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This seems unrealistic, because the topology on a manifold doesn't have anything to do with the properties its structure sheaf, but I figured I might as well ask. This wouldn't be the first time I was pleasantly surprised about something like this. If not, is there any sort of way to attack differential geometry with abstract nonsense?

Even though schemes have singularities, "it's better to work with a nice category of bad objects than a bad category of nice objects". Manifolds seem to be perfect illustration of this fact.

Edit: Apparently my question wasn't clear enough. The actual question here is if we can define manifolds entirely as "functors of points" like we can with schemes (sheaves on the affine zariski site). There is no fully categorical and algebraic description of the category of smooth manifolds. When I say a "comprehensive functor of points approach", I mean a fully categorical description of the category of smooth manifolds.

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what is the precise question? –  Martin Brandenburg Feb 1 '10 at 11:46
Harry, I don't know what you mean by "doesn't have anything to do with properties of its structure sheaf"...a few reasons: one, to be a manifold means that the structure sheaf is locally the same as on $\mathbb{R}^n$ and two, the fact that for manifolds, all structure sheaves are fine (admit partitions of unity) is extremely important to their study. Additionally, Yoneda doesn't care what category you're in, so there is a functor of points and it uniquely determines the manifold, so your question (what I can interpret from it...) seems to have the answer: yes. –  Charles Siegel Feb 1 '10 at 12:46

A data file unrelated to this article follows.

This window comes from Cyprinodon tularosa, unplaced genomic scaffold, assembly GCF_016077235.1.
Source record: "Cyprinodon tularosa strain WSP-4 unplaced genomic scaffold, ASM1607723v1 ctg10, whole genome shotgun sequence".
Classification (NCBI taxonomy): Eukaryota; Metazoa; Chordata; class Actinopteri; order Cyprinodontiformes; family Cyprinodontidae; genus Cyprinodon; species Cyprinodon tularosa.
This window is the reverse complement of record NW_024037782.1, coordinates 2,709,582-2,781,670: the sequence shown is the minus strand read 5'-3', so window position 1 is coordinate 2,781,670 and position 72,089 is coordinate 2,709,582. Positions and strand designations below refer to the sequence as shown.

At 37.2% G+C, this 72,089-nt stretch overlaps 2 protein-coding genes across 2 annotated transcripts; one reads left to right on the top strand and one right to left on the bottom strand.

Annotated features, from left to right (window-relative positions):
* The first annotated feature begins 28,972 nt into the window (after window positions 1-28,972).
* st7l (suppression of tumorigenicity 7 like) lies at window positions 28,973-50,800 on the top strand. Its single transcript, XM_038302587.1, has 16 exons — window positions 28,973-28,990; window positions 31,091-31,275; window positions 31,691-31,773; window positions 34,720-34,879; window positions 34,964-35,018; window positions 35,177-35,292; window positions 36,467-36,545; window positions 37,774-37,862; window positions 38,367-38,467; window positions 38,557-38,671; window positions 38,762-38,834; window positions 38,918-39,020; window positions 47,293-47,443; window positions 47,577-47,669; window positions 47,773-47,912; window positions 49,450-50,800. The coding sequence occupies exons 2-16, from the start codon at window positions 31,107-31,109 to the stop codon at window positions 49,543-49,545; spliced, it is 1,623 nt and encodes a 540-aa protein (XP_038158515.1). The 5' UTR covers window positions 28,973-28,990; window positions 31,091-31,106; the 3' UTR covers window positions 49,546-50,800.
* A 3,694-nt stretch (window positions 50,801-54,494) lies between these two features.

The global Zariski topology is directly constructed from the data in CRing, then flipped around in CRing^op. Obviously, you can't build up "the hausdorff topology" on CRing^op. At least I don't see how you could do it while still using ring data. –  Harry Gindi Feb 1 '10 at 13:27
You can build the Hausdorff topology on R^n from ring data. If A is the ring ^{infty}(R^n), then R^n is Hom(A, R). A subset K of R^n is closed if and only if there is some f in A such that K = { h in Hom(A,R) such that h(f)=0}. The analysis lemma I'm using is that, for every closed subset of R^n, there is a C^{infty} function which vanishes on precisely that set. –  David Speyer Feb 1 '10 at 14:37
I'm still confused by your question. My best reading now is: "Is the category of manifolds = Sheaves(some site)", in which case my answer is "No, but so what?". –  Andrew Stacey Feb 1 '10 at 15:03
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4 Answers

up vote 6 down vote accepted

Here are two things that I think are relevant to the question.

First, I want to support Andrew's suggestion #5: synthetic differential geometry. This definitely constitutes a "yes" to your question